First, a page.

Image: Gianni Dagli Orti.
This week, we’re publishing four short excerpts from The Ultimate Ambition in the Arts of Erudition, a fourteenth-century encyclopedia of … well, everything, or everything known to Arab civilization circa 1314. Compiled with dogged dedication by Shihāb al-Dīn al-Nuwayrī, the book runs to more than nine thousand pages; an abridged version is now available for the first time in English. Ultimate Ambition lives up to its bold title—its eclectic, protean entries cover lunar cults, the sugary drinks in the sultan’s buttery, and how to attract your dream woman by burying a crow’s head. Its translator, Elias Muhanna, believes the compendium affords “a view into the kaleidoscopic and multifarious intellectual tradition of the classical Islamic world”; the New York Review of Books calls it “a bizarre, fascinating book that illustrate[s] the sprawlingly heterodox reality of the early centuries of Islam.” Today’s extract:
On Qualities of Places with Respect to Different Things such as Knowledge, Work, Gems, Clothes, Furs, Carpets, Steeds, Poisonous Animals, Sweets, Fruits, Aromatics, Physical Features and Manners, Diseases, and Meteorological Phenomena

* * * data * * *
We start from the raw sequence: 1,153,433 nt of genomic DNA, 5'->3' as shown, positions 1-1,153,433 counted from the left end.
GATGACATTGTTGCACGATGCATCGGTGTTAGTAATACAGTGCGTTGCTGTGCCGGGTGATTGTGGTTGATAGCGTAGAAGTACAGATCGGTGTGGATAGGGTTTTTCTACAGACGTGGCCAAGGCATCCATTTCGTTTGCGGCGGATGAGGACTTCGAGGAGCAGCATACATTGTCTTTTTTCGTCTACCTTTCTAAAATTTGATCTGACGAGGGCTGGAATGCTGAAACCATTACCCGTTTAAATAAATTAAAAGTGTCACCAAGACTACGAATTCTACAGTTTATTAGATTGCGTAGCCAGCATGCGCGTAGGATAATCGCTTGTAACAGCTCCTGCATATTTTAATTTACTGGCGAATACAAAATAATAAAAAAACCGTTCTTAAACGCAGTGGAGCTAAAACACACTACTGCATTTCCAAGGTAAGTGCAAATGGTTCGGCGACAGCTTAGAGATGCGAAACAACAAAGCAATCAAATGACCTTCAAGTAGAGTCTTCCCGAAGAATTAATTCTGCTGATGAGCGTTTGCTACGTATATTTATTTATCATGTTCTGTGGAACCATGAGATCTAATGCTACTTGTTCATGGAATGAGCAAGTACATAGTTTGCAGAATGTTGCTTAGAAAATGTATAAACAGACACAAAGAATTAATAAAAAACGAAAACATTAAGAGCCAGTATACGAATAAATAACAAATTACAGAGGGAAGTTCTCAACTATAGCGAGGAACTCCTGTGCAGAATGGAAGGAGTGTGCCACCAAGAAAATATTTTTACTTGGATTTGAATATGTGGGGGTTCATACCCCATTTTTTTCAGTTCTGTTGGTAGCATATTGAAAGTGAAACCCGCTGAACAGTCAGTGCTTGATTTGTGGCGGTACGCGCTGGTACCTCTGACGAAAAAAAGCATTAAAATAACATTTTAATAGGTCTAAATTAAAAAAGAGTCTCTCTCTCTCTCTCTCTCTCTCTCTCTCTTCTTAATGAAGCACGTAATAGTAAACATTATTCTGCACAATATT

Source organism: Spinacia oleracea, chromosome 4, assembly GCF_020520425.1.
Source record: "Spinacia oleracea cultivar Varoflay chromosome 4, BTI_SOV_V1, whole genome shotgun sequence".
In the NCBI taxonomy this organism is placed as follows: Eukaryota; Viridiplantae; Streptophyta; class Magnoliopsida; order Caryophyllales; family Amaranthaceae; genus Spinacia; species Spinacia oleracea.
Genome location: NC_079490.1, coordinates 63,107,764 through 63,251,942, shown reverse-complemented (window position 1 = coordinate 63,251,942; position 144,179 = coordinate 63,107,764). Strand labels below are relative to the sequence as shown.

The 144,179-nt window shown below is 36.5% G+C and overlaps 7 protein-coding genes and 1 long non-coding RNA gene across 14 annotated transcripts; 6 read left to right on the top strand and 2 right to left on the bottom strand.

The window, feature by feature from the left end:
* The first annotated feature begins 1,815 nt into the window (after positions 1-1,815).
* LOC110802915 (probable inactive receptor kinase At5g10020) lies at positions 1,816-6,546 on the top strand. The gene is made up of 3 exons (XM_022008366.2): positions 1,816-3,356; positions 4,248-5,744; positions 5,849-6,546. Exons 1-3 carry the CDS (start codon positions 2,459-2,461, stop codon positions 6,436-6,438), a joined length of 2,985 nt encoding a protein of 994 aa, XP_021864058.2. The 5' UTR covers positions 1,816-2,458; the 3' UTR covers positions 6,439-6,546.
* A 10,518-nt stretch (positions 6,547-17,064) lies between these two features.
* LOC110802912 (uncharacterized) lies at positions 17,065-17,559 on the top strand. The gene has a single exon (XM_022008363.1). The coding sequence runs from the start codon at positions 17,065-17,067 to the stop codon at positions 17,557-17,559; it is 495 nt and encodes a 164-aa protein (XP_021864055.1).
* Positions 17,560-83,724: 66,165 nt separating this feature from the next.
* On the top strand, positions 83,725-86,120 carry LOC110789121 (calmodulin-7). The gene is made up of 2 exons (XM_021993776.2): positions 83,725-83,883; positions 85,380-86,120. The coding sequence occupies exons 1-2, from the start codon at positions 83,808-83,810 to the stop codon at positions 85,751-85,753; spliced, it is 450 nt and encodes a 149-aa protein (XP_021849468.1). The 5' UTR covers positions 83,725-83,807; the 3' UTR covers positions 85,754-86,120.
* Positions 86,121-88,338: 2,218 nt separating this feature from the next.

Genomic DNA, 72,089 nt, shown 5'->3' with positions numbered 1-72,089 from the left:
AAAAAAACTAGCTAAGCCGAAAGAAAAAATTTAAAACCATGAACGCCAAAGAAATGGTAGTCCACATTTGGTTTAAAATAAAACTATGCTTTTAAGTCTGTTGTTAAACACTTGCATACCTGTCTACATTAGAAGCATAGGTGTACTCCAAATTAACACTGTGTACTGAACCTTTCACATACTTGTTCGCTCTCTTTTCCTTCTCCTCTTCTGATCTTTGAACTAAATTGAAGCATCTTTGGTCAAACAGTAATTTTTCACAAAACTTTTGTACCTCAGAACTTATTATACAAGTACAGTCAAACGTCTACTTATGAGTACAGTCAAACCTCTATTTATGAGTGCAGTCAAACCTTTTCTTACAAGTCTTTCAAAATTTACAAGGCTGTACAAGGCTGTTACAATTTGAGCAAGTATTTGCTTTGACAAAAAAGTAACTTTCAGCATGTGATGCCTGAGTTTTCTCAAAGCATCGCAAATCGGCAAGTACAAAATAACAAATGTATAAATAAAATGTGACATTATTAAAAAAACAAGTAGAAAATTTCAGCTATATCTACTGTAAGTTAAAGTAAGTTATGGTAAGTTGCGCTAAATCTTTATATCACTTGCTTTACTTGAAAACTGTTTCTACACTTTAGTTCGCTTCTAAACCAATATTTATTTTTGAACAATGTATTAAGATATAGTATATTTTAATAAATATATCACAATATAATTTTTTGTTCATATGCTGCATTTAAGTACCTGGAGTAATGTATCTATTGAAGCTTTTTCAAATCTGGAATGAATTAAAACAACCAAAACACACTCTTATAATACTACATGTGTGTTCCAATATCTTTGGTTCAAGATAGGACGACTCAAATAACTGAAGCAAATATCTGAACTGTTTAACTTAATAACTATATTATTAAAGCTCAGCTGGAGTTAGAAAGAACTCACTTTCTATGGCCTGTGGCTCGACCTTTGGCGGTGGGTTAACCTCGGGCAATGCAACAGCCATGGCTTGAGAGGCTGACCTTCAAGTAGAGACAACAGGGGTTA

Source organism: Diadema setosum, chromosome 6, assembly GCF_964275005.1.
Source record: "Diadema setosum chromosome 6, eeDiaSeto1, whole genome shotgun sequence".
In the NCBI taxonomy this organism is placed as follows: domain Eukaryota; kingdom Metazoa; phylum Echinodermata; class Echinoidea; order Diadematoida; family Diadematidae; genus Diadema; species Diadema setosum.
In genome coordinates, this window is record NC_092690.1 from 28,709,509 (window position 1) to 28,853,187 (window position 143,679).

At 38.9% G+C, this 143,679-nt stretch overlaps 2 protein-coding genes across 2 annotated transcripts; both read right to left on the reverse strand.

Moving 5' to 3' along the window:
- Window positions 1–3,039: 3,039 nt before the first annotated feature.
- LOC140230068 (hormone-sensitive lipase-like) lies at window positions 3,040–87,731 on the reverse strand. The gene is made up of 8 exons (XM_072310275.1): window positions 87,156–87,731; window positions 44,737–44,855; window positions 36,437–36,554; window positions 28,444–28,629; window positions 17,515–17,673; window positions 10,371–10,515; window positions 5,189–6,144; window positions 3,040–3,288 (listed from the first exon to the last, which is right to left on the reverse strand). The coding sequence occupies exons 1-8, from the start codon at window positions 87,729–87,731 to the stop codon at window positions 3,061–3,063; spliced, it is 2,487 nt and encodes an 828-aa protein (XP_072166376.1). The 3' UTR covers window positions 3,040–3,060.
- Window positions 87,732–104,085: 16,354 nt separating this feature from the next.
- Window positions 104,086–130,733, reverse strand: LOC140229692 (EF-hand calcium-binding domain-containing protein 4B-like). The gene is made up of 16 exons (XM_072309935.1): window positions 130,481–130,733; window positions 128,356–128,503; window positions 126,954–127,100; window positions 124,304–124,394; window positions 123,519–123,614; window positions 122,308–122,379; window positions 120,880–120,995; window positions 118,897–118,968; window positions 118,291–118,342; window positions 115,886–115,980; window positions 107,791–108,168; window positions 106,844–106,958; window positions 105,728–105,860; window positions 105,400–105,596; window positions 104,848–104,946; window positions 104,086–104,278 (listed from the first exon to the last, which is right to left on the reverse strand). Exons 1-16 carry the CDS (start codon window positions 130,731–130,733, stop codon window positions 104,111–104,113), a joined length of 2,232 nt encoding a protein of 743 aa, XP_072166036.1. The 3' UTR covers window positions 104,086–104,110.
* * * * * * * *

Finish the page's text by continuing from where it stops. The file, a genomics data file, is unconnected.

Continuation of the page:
As for intellectual and professional qualities, one talks about the sages of Greece, the doctors of Jundaysābūr, the jewelers of Harrān, the weavers of Yemen, and the scribes of al-Sawād (in Iraq).
With jewels, one talks of the turquoise of Nishapur, the rubies of Sarandīb (Sri Lanka), the pearls of Oman, the emeralds of Egypt, the carnelian of Yemen, the onyx of Zafār, the garnets of Balkh, and the coral of Ifrīqiya. Read More